Once I was a clever boy learning the arts of Oxford... is a quotation from the verses written by Bishop Richard Fleming (c.1385-1431) for his tomb in Lincoln Cathedral. Fleming, the founder of Lincoln College in Oxford, is the subject of my research for a D. Phil., and, like me, a son of the West Riding. I have remarked in the past that I have a deeply meaningful on-going relationship with a dead fifteenth century bishop... it was Fleming who, in effect, enabled me to come to Oxford and to learn its arts, and for that I am immensely grateful.

Tuesday, 16 November 2021

Black History?

The website History Debunked has an insightful and thought-provoking video about the modern assertion that there were sub-Saharan Africans living in Roman Britain. This assertion is based on the interpretation of a very few archaeological discoveries. The video, which challenges this interpretation, can be seen at Black people in Roman Britain; the collapse of a modern fairy story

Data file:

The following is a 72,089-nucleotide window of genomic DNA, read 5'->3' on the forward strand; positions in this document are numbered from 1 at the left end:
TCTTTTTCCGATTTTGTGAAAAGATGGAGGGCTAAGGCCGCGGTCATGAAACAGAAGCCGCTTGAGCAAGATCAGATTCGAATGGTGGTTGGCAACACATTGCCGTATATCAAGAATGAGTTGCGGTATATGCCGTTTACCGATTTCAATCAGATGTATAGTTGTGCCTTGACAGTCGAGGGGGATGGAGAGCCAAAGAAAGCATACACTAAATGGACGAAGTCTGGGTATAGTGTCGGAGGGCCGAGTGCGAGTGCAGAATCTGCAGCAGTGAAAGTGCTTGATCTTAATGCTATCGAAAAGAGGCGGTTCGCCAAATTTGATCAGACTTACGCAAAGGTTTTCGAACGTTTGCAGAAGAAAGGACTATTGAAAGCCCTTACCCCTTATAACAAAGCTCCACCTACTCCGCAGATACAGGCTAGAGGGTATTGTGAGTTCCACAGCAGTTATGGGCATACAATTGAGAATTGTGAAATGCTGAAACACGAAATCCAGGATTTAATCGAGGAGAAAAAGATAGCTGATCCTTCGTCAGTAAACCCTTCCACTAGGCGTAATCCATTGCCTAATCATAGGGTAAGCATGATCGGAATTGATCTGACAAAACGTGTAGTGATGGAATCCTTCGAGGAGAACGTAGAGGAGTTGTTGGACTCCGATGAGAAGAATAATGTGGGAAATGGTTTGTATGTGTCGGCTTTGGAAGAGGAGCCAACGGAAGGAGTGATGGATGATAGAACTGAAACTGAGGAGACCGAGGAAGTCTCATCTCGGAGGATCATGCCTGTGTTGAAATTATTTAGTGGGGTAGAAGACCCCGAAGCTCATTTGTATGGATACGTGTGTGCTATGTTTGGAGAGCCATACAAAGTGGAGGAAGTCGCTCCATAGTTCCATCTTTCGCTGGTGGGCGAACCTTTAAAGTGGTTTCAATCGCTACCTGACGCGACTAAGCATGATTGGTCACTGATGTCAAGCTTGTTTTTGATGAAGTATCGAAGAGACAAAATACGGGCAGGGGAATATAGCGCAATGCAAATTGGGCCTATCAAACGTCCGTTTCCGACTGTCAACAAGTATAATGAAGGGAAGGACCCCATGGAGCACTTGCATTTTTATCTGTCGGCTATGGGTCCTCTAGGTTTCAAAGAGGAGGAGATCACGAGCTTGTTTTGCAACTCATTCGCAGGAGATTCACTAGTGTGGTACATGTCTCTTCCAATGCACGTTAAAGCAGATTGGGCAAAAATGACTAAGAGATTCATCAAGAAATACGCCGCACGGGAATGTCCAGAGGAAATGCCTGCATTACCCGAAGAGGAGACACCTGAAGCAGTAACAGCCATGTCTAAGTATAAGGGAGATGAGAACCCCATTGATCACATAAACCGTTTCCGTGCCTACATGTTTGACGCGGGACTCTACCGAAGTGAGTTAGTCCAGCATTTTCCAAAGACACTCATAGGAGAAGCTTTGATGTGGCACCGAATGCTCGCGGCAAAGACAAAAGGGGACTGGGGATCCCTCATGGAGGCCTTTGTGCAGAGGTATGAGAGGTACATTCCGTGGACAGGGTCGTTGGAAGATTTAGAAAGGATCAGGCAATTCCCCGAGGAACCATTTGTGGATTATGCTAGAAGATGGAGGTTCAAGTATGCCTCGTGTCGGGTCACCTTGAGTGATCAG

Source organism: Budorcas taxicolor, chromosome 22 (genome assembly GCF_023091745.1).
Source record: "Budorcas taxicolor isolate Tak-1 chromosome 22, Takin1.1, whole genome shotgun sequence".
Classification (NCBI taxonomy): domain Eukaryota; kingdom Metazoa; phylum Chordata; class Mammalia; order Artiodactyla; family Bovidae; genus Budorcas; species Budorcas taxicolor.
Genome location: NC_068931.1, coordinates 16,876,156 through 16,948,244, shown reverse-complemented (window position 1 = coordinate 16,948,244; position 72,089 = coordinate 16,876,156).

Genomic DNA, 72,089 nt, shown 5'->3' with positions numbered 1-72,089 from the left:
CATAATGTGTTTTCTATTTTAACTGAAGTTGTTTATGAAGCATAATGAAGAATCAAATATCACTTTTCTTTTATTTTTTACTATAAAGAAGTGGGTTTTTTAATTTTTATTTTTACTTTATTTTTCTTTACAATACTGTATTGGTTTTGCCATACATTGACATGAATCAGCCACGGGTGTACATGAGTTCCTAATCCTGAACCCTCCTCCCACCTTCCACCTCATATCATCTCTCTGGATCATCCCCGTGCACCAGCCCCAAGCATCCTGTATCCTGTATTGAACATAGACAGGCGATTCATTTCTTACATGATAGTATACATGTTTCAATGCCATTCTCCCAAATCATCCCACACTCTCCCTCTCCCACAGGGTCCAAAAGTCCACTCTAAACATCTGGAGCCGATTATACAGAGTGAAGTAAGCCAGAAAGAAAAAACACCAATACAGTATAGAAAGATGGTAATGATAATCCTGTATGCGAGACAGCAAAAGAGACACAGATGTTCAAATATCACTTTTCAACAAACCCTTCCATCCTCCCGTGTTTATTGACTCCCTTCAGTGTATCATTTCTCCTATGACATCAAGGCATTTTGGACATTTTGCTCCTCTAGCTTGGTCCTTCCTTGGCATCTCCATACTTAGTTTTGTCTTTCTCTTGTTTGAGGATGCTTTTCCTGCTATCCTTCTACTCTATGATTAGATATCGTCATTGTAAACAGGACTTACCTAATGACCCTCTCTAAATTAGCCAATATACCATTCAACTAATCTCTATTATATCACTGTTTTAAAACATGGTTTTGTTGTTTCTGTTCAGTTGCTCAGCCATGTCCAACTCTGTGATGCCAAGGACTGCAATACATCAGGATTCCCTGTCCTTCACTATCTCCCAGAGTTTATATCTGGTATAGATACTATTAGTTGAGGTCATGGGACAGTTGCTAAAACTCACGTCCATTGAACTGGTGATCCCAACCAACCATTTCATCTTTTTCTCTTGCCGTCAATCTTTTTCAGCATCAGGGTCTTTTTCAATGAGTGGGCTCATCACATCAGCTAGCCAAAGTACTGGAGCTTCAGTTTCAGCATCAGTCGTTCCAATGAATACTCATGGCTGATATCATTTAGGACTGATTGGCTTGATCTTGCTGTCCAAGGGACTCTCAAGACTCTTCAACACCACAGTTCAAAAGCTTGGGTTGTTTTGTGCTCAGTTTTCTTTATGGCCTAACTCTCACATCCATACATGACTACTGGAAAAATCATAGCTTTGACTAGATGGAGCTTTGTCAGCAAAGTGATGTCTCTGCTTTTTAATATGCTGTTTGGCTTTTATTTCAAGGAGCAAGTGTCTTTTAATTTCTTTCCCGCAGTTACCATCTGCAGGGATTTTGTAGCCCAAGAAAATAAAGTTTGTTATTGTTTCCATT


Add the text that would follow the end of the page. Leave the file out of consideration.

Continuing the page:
That is not to say that there were never, ever, black Africans in Britannia in almost four centuries of Roman rule. What it does say is than the modern anxiety to find such a presence ignores the real evidence of archaeology and anthropology. Not only does it ignore the detailed evidence but latches on to something to prove or promote a contemporary argument, not an historical fact.

Furthermore I will add that I have known archaeologists who rush to announce a spectacular discovery on an overly hasty identification, only to have to retract it - in one case quite literally the next day.

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